From the world’s first fashion research library, floating saunas by the fjords, to the city’s first underground wine bar, here are the best things to see, eat and drink in Oslo
Visions of rolling fjords, quaint fishing villages and snow-capped peaks often spring to mind when you think of Norway, but it’s high time for Oslo to undergo a reputational reassessment. The capital, while generous in nature, has in recent years advanced and followed in the footsteps of its siblings, Copenhagen and Stockholm. The birth of Oslo Runway in 2015 put the spotlight on the Nordic fashion industry, encouraging an influx of visitors from across the globe. And a year later, when the restaurant Maaemo won three Michelin stars for its modern approach to Norwegian cuisine, the city finally gained a new sense of appeal. Like the newly renovated Munch Museum in 2018 and Nasjonalmuseet in 2022, Oslo has been getting an upgrade; finally, it’s a metropolis in miniature.
With a population of one million across 15 districts and a surface area of over 454 square kilometres, the city is vast but without the rush and bustle of other capitals. So if you haven’t already, perhaps it’s time you paid Oslo a visit. While you’re there, here are some places worth visiting.
While Oslo’s newly reopened Nasjonalmuseet rightly deserves a place on the itinerary for its immersive approach to history and art, around the corner is the city’s most innovative, must-visit destination for locals and tourists alike, the newly founded International Library of Fashion Research.
Situated in the central docket of Aker Brygge, the handsome ivory-brick building, which was once a westbound railway station is now home to over five thousand pieces of contemporary printed matter including books, magazines, lookbooks, show invitations, illustrations and ephemera in abundance. Stimulating may it be, the three-story building is a calming oasis on a weekday afternoon. Bring a book, browse the shelves, or join founder Elise By Olsen for a guest salon.
As a city renowned for fjordside views and cultural nuggets, Henie Onstad Kunstenter ticks both boxes. Located on the Høvikodden peninsula, a mere 15 minutes from central Oslo, the Henie Onstad art centre opened its doors 1968, with the aim of combining photography, avant-garde, modernism, contemporary art and music all in the same place. In recent years, the centre has gained attention for acquiring the infamous Hymn of Life installation by the Japanese artist Yayoi Kusama. The calibre of art is rather quaint with a focus on avant-garde. Even the cultural connoisseur can expect to be surprised.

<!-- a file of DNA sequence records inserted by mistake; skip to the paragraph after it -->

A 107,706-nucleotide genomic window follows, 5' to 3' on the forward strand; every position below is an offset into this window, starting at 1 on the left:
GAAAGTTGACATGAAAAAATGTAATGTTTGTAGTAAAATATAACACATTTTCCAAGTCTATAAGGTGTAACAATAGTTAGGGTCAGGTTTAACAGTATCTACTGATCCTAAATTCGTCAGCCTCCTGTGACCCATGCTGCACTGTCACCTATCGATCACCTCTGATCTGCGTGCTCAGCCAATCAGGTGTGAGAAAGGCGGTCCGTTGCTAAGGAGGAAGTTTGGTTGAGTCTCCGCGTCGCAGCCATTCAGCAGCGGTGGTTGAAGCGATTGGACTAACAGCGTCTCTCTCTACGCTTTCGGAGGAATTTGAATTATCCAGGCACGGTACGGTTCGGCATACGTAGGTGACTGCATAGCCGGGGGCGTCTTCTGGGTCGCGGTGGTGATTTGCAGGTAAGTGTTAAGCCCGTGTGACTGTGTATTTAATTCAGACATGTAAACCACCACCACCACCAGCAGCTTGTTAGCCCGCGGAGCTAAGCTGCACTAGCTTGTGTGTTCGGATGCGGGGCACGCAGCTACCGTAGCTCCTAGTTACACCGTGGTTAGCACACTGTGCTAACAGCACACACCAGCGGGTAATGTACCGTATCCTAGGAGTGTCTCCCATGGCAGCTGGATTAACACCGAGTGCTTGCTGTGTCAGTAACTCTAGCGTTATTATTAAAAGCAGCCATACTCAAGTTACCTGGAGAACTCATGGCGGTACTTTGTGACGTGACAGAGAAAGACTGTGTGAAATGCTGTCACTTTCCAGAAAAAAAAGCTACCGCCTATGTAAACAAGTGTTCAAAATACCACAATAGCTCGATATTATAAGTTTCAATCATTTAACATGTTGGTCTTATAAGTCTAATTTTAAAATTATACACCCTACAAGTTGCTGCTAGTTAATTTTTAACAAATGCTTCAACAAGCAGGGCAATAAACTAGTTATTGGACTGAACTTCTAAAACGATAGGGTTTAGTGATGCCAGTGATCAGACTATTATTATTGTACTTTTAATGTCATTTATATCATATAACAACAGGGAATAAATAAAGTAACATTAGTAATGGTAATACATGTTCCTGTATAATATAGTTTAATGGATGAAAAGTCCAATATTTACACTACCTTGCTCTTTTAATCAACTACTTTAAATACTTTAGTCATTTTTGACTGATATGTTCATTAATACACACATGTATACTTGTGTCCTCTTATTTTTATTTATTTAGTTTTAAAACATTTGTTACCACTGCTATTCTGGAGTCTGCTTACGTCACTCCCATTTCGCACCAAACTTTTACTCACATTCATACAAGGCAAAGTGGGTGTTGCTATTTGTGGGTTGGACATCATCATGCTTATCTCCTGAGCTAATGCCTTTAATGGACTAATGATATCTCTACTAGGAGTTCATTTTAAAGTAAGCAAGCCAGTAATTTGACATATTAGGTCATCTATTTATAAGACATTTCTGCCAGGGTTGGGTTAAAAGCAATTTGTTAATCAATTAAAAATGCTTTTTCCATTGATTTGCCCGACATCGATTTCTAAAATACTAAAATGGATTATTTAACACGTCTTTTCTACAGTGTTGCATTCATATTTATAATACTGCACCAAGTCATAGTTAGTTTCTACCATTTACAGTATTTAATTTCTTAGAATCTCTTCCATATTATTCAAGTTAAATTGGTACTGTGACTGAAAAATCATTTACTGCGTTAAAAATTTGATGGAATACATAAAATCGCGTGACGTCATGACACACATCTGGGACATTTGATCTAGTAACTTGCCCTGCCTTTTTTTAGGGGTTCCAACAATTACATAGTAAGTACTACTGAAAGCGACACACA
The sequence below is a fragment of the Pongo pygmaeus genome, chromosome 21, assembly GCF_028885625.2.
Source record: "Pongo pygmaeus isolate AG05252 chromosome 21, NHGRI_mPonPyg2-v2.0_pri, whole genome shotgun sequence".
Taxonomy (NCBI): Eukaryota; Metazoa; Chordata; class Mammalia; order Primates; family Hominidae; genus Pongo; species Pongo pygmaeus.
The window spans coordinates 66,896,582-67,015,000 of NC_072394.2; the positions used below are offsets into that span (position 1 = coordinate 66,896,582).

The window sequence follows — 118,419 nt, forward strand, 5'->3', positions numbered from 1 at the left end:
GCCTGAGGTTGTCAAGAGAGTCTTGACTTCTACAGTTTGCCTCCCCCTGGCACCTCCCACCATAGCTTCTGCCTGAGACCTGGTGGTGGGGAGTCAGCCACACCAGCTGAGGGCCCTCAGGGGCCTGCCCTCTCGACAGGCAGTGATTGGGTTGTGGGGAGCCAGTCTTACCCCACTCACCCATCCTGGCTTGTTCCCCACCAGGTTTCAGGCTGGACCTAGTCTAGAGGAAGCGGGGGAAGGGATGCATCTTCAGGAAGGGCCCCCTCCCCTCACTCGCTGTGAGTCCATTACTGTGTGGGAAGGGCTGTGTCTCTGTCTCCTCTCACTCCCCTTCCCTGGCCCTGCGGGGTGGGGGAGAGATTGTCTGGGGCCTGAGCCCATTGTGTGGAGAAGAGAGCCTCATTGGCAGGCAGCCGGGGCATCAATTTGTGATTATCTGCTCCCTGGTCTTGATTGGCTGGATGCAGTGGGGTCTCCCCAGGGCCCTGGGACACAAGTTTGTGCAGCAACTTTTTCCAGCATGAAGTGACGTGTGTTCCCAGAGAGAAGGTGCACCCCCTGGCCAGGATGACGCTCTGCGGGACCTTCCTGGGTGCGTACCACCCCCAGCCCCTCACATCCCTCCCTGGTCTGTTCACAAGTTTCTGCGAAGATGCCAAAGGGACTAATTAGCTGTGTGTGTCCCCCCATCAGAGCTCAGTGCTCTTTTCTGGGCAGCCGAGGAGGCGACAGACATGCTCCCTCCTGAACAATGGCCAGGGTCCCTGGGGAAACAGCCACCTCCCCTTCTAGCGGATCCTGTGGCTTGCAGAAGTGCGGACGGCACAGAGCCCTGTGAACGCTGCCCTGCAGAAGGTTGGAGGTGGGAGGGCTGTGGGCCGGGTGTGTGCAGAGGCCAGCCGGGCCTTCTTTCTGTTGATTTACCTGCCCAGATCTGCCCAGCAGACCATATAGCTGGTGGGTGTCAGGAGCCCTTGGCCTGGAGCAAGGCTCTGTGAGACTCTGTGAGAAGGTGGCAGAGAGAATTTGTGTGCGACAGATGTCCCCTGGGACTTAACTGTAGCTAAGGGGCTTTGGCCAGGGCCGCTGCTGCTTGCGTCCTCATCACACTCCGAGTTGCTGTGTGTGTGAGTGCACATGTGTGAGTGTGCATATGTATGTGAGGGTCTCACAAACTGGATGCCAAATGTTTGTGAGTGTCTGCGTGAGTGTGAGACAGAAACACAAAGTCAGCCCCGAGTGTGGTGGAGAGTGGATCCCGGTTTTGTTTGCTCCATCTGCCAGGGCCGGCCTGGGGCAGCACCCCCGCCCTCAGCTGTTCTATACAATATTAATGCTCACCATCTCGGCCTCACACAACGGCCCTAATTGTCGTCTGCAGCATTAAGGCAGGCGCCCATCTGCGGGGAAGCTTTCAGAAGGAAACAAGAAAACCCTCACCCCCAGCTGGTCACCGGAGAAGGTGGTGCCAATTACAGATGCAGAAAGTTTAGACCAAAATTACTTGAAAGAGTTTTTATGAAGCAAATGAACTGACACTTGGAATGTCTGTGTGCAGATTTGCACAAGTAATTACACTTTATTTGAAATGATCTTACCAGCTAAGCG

Henie Onstad is also renowned for its sculpture park which spans 140 acres of land, and nestled between tall pines, pebbled sidewalks and beach views are artworks by Henry Moore, Claes Oldenburg, Per Inge Bjørlo and more. Come rain or shine, art spotting on the peninsula encapsulates the very essence of Scandinavia, and for those with a tight itinerary, Henie Onstad is the ultimate Oslo day trip.
Many often ruminate on the concept of friluftsliv, which in Norwegian translates to the love and commitment to “outdoor life”. It should therefore come as no surprise, given Norway’s reputation for its natural wonders, that sauna culture has become an important part of urban life in the capital.
Located in central Oslo, a stone’s throw away from the Opera house, Oslo Badstuforening offers a unique floating sauna experience with lush, panoramic views all while floating on the fjord. Take cool dips in the water and unwind in the hot sauna, and again on repeat. Book in advance for a private sauna of your choice or visit spontaneously for a drop-in session.
If you find yourself strolling through Slottsparken after taking a glimpse at the Royal Palace, be sure to stop by Litteraturhuset, a mere five minutes away by foot. While the neoclassical facade is rather ordinary, the literature house itself is the first of Norway’s kind; a four-story celebration of literature. On the ground floor, there’s a bookshop, café and plenty of private rooms dedicated to debates, lessons and podcast recordings. Upstairs in the attic is a haven for writers and creatives who utilise the space as a makeshift office. The building itself comprises neoclassical and art nouveau details adorned with art, old and new.
And if you visit with an empty stomach, Cafè Oslo, Litteratuhuset’s resident cafe, will satisfy any craving. The daytime menu offers warm drinks (the coffee is considered some of the best in Oslo) and many sweet and savoury bites. During the week, the cafe is open until 11pm where hot dishes (including three-course meals) are served in abundance. Featuring fresh ingredients sourced from around the country, the cuisine might borrow from France and Italy with its Nicoise salad and burrata, but at heart it’s humble and undeniably Scandinavian.